The fear of the unknown

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2012

The Burqa debate reopened this month when the French Government unveiled plans to ban the item of clothing from being worn on public transport and in civil buildings. Denmark have been quick to follow suit; its Prime Minister Lars Loekke Rasmussen announced this week that “the burqa and the niqab have no place in Danish society. They symbolise a view of women and humanity that we totally oppose and that we want to combat in Danish society.” 

The centre-right politician added that “Danish society rests on being a positive [one] in which we meet each other at eye level, in which we can see each other and in which we gesticulate with each other,” It is a flimsy excuse for an argument, made even sillier for the fact that almost no one wears the burqa in Denmark. The burqa issue in France is at least one that carries weight because it involves hundres of thousands, and because the veil does contravene the French notion of “Lacaite”, or “Secularism” – a principle that is sacred to the nation. By contrast, Rasmussen has launched a pointless “us liberals versus them” campaign against the 200 veiled women who live in Denmark, citing vague principles that barely conceal the islamophobia behind the statement.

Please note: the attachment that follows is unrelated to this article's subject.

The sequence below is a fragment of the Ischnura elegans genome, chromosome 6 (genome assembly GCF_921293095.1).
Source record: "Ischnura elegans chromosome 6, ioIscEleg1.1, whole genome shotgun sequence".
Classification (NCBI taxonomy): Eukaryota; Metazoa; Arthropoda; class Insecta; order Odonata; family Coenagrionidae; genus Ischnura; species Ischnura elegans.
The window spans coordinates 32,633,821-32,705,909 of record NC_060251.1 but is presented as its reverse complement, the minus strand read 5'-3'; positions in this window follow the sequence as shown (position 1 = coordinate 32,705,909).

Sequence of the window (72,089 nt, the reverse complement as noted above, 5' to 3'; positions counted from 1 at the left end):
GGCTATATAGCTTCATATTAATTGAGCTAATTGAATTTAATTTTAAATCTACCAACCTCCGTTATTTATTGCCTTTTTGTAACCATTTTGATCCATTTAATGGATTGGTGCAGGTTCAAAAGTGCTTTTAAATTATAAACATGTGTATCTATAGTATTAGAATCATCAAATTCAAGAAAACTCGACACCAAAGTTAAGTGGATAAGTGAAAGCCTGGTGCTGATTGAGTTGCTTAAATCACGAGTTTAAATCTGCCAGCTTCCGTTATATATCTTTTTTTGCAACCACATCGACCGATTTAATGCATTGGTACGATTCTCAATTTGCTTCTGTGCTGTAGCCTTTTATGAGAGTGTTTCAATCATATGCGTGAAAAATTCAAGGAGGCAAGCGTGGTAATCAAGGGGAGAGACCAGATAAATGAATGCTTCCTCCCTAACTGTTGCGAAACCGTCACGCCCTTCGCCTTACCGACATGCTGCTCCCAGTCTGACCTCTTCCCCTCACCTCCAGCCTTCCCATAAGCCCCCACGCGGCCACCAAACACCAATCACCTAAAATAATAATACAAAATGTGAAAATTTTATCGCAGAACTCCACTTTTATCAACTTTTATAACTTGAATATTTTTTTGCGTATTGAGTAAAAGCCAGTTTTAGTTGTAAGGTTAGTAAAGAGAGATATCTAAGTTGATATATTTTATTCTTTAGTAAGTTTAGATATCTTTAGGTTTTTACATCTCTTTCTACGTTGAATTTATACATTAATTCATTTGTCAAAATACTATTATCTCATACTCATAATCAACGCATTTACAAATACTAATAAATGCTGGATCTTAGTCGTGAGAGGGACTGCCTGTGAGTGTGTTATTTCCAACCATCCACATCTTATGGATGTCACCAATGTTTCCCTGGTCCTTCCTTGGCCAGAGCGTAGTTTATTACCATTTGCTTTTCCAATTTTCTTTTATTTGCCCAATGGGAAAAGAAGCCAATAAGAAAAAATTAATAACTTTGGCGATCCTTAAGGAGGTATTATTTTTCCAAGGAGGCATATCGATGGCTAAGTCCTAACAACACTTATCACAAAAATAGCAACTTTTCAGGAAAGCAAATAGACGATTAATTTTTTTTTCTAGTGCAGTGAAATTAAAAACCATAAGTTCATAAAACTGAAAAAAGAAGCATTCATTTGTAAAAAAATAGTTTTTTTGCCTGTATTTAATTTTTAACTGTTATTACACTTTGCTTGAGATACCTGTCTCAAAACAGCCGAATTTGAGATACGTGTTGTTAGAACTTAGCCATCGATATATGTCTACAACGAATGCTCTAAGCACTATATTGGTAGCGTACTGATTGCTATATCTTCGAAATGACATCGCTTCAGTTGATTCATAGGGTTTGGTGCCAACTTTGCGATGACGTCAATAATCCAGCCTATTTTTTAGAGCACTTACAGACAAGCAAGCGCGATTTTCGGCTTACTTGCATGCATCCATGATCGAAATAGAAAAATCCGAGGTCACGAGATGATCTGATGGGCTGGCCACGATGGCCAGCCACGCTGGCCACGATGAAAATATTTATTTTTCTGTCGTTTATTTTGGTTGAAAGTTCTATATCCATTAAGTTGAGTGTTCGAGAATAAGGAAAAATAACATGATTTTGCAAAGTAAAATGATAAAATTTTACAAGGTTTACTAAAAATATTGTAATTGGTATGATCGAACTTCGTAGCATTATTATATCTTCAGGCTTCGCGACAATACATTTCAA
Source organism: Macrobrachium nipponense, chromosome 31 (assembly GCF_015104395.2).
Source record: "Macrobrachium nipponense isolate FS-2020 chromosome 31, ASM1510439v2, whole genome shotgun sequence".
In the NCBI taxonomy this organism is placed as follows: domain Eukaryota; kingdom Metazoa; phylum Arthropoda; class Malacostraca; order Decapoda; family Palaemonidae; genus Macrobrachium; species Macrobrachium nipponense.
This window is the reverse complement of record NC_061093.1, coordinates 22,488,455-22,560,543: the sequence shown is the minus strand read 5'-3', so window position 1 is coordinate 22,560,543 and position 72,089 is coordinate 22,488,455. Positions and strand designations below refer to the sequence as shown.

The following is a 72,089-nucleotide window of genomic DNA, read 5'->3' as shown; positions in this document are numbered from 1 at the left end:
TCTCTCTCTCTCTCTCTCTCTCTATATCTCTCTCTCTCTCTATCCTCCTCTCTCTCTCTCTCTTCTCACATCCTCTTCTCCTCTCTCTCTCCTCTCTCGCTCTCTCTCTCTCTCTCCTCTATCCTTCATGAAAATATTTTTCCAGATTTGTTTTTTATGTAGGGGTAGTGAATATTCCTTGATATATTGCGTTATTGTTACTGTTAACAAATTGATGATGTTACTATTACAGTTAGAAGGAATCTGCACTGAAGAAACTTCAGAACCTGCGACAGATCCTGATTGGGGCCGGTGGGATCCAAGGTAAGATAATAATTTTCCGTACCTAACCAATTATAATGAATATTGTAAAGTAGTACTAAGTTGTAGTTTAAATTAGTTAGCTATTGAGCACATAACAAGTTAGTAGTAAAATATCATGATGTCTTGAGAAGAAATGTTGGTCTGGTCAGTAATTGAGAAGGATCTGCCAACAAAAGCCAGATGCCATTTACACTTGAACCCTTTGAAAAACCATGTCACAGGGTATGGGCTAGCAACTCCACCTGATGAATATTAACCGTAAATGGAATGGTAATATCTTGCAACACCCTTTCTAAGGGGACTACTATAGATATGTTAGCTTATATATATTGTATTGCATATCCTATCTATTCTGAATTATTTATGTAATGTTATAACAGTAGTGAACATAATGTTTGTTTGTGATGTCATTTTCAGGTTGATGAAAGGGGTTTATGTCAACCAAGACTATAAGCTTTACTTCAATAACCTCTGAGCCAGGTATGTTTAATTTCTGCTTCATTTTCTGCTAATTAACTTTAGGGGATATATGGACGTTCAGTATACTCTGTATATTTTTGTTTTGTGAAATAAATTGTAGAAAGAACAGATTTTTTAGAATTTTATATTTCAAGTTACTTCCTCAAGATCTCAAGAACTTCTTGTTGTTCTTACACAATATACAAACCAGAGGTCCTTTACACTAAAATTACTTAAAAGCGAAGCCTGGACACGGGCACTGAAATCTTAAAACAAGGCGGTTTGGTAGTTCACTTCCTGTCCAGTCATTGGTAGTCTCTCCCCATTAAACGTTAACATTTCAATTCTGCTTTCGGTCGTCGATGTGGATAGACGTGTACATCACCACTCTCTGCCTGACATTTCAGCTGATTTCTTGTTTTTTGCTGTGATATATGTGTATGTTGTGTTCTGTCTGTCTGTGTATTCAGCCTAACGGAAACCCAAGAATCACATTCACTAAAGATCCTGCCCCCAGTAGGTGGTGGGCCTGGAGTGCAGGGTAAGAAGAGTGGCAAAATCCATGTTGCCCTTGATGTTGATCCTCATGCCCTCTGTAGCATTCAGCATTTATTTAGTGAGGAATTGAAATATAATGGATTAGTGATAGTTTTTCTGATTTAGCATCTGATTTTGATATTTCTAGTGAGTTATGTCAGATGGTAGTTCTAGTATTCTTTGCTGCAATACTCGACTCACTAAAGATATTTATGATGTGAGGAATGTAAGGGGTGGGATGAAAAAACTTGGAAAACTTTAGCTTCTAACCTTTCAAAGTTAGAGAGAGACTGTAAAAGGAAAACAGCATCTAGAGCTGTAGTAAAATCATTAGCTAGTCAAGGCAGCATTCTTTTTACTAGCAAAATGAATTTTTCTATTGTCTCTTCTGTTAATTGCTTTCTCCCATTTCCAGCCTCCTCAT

Of course this isn’t an isolated incident of public figures across Europe promising to protect their country’s “liberalism” from the “imperial” Muslim world. Geert Wilders, the Dutch populist politician has been pushing not only to ban the Burqa, but also the Koran, Mosques and, well, most Muslims. And though his demagogic manner and insistance on associating all Muslims with terrorists is generally met with derision and disgust, it is no lie that his fanbase is increasing. It is becoming more and more acceptable to depict Islam as an inherently dangerous and hate fueled religion. And the Mineret ban vote in Switzerland is yet another example of the twisted “liberal” logic that makes it o.k. to want to blot out any signs of Muslim life in Europe. The truth of the matter is that this has much less to do with Islamic fundamentalists, 9/11, and so on, and alot more to do with the  petty minded “Fear of the Unknown” complex. As was epitomised by something a German Turisk taxi driver told me the other day; “I won’t even be considered for a flatshare. My family have lived here for four generations. And still, we’ll never be Germans. They just take one look at my name or my face and decide I’m a foreigner. “ 

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